Beth Burns

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Beth Burns
Sport(s) Women's basketball
Current position
Title Associate head coach
Team USC
Conference Pac-12
Biographical details
Born (1957-10-07) October 7, 1957 (age 59)
Chatham, New Jersey
Playing career
1975–1979 Ohio Wesleyan
Coaching career (HC unless noted)
1979–1981 Ohio State (grad. asst.)
1981–1983 East Carolina (asst.)
1983–1988 Colorado (asst.)
1988–1989 NC State (asst.)
1989–1997 San Diego State
1997–2002 Ohio State
2004–2005 Stanford (strength)
2005–2013 San Diego State
2014–present USC (assoc. HC)
Accomplishments and honors
Championships
Awards
  • 2× MW Coach of the Year (2009, 2012)
  • 3× WAC Coach of the Year (1994, 1995, 1997)

Mary Elizabeth Burns (born October 7, 1957)[1] is an American basketball coach who is currently women's basketball associate head coach at USC. Previously, Burns was the head coach at San Diego State for 1989 to 1997 and from 2005 to 2013 and at Ohio State from 1997 to 2002. With a 295-186 record at San Diego State, Burns has the most career wins in school history. She guided San Diego State to seven NCAA Tournament appearances and earned five Coach of the Year awards combined from the Western Athletic Conference and Mountain West Conference.

Career[edit]

Burns played college basketball at Ohio Wesleyan from 1975 to 1979.[2] From 1979 to 1981, while completing her master's degree in physical education, Burns served as a graduate assistant at Ohio State. Burns then was an assistant coach at East Carolina from 1981 to 1983, Colorado from 1983 to 1988, and NC State from 1988 to 1989.[2]

Burns's first tenure as women's basketball head coach at San Diego State was from 1989 to 1997. During these eight seasons, San Diego State appeared in the 1994, 1995, and 1997 NCAA Tournaments, and Burns won Western Athletic Conference Coach of the Year honors in those years as well.[2]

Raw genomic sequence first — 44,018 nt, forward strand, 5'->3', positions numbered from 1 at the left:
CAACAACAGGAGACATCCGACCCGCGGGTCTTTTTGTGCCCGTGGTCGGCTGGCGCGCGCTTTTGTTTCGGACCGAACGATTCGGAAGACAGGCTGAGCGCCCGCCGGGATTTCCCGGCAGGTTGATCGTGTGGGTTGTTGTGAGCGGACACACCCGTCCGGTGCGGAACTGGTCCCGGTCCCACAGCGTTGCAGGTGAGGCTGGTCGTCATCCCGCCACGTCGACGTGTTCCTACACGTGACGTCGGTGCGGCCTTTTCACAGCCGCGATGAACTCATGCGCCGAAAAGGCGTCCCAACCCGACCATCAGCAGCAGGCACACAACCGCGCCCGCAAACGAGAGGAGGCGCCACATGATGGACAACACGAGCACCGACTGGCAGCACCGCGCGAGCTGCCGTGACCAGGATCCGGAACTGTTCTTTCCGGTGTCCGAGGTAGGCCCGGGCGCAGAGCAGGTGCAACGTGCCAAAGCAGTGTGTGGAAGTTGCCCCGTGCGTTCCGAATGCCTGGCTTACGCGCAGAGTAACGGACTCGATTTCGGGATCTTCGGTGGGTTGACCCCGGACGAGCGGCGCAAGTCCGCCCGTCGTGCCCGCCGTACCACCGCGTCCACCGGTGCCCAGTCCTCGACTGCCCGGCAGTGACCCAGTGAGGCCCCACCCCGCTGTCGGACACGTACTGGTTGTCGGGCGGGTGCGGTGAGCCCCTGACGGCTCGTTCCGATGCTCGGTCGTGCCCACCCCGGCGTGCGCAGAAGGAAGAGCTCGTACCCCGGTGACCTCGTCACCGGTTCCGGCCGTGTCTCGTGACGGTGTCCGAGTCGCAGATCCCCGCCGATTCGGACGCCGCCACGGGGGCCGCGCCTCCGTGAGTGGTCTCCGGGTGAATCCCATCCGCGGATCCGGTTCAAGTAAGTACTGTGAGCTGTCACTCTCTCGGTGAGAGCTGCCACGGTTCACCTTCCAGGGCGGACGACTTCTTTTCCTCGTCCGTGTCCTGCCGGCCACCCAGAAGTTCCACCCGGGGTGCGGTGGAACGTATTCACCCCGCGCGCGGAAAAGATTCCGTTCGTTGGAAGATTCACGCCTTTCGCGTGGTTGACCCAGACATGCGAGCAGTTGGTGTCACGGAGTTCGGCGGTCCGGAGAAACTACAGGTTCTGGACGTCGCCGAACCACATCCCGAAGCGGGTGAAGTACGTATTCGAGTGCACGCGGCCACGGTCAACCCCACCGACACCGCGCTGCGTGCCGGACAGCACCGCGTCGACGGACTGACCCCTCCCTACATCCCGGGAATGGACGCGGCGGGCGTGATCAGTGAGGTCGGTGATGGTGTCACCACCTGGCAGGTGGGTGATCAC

From 1997 to 2002, she served as the head women's basketball coach at Ohio State. Her teams went 81-65 during her tenure, and Ohio State won the 2001 Women's National Invitation Tournament.[2][3] After going 14–15 in the 2001–02 season, Burns was fired.[4]

Burns founded BBHoops, a fitness and basketball instruction business in San Diego, after leaving Ohio State. In 2004, Burns joined Tara VanDerveer's staff at Stanford as strength and conditioning coach. After one year in that position, Burns began her second tenure as head coach at San Diego State.[5]

In the 2009 NCAA Women's Tournament, San Diego State was a 10 seed and advanced to the second round. During the 2009-10 season Burns led San Diego State to a 22-10 overall records and a 10-6 record in the Mountain West Conference (MWC), as well as the MWC Tournament Title. That season the team was an 11 seed in the NCAA Women's Tournament with an opening round match-up versus the sixth-seeded Texas Lady Longhorns, with San Diego State winning 74-63.[2]

Eight months after signing a five-year contract, Burns resigned on April 16, 2013.[6]

In 2014, Burns joined USC as associate head coach under Cynthia Cooper-Dyke.[5]

Lawsuit against San Diego State[edit]

On February 19, 2014, Burns filed a wrongful termination lawsuit against San Diego State University, alleging: "SDSU fired her in retaliation for her unwavering demands that SDSU put women’s basketball and men’s athletics on an equal footing."[7] Burns also filed a similar claim against the California State University system in October 2013.[8] Trial began in May 2016.[9] In September, 2016, Burns won the lawsuit, with an award of 3.35 million.[10]

Coaching tree[edit]

These former players or assistant coaches under Burns later became head coaches:

Head coaching record[edit]

Sources: Ohio State,[17] San Diego State[18]